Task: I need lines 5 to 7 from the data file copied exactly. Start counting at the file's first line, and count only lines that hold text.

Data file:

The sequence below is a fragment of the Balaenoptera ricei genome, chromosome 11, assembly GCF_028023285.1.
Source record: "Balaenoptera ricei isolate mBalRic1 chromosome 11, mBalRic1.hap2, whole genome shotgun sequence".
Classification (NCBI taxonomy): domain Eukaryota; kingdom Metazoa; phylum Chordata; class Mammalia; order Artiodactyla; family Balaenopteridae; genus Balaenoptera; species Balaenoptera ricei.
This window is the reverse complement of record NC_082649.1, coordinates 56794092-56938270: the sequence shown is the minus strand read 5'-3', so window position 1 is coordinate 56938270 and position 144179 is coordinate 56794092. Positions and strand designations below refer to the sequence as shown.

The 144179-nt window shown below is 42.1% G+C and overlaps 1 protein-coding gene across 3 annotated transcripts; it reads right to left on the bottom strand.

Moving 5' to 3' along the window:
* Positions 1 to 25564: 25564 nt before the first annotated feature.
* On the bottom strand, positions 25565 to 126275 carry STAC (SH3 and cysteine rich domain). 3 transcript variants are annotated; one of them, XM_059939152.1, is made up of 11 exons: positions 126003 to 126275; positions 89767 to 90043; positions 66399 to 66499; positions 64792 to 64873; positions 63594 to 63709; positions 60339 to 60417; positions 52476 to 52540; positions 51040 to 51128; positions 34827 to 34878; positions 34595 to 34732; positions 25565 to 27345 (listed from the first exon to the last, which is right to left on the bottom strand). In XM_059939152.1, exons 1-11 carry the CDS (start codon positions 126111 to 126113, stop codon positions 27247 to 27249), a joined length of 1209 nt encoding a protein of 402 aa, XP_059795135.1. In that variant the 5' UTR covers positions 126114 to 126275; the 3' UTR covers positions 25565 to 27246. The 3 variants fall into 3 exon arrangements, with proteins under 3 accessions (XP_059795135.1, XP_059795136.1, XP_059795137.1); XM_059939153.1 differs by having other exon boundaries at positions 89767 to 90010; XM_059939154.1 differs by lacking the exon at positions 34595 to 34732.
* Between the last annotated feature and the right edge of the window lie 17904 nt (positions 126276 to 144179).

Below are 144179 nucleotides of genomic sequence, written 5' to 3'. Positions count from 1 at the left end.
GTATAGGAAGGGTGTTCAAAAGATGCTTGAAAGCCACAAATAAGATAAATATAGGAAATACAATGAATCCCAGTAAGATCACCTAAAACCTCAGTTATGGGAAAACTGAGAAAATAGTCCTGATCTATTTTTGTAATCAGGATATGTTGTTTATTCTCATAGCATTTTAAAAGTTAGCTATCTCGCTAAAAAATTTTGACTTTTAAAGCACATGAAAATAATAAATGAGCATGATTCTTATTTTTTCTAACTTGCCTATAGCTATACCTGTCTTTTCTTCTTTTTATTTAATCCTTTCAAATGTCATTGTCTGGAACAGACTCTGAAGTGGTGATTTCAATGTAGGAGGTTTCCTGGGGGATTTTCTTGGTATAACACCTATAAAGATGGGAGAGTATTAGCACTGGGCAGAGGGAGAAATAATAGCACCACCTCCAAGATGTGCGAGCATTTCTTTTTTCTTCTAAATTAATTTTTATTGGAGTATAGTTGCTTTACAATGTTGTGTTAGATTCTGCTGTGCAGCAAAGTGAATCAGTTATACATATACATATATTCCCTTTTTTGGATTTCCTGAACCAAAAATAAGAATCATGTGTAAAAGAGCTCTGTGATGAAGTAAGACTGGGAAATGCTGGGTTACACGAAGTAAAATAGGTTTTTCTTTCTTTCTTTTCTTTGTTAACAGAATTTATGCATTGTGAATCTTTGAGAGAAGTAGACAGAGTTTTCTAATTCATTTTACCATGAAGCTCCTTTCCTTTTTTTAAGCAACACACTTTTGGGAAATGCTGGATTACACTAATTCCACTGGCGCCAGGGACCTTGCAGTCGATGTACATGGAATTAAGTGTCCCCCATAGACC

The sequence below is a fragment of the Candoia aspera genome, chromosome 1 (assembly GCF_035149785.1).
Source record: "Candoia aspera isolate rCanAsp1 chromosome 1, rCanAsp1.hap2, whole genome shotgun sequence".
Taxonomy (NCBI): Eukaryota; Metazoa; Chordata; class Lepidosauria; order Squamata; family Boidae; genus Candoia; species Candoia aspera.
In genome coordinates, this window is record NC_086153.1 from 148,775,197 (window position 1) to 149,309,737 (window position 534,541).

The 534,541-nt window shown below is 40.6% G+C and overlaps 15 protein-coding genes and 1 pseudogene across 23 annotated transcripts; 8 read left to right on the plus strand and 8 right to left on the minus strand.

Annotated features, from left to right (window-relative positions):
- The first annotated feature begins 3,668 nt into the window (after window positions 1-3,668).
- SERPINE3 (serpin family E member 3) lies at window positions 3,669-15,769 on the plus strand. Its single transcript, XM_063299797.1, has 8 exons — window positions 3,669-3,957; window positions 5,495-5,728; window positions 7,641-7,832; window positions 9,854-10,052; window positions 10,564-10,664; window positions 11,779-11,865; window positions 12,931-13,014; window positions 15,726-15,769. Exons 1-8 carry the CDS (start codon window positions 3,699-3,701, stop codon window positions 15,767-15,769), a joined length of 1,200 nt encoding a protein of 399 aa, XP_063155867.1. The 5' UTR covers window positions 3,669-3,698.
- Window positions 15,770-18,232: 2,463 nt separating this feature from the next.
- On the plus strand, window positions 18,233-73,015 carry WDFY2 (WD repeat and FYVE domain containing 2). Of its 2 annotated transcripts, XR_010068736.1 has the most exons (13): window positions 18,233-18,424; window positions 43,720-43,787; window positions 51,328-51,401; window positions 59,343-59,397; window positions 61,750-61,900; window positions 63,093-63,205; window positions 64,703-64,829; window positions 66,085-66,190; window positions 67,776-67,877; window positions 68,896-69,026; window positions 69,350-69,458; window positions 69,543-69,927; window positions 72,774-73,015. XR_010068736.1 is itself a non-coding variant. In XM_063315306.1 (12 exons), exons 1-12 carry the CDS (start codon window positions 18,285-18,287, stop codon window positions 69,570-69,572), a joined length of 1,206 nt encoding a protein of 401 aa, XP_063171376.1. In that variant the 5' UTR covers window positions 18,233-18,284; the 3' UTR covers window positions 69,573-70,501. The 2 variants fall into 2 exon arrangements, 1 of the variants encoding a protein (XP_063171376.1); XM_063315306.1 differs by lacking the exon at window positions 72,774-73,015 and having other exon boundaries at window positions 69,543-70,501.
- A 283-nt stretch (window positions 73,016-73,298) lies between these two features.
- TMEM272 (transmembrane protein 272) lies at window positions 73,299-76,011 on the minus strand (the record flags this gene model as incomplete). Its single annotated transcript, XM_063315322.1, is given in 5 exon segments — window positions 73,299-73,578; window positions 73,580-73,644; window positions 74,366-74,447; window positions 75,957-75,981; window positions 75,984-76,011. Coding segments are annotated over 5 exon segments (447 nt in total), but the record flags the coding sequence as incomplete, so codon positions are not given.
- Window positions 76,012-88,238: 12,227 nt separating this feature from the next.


The 144179-nt window shown below is 42.1% G+C and overlaps 1 protein-coding gene across 3 annotated transcripts; it reads right to left on the bottom strand.

Moving 5' to 3' along the window:
* Positions 1 to 25564: 25564 nt before the first annotated feature.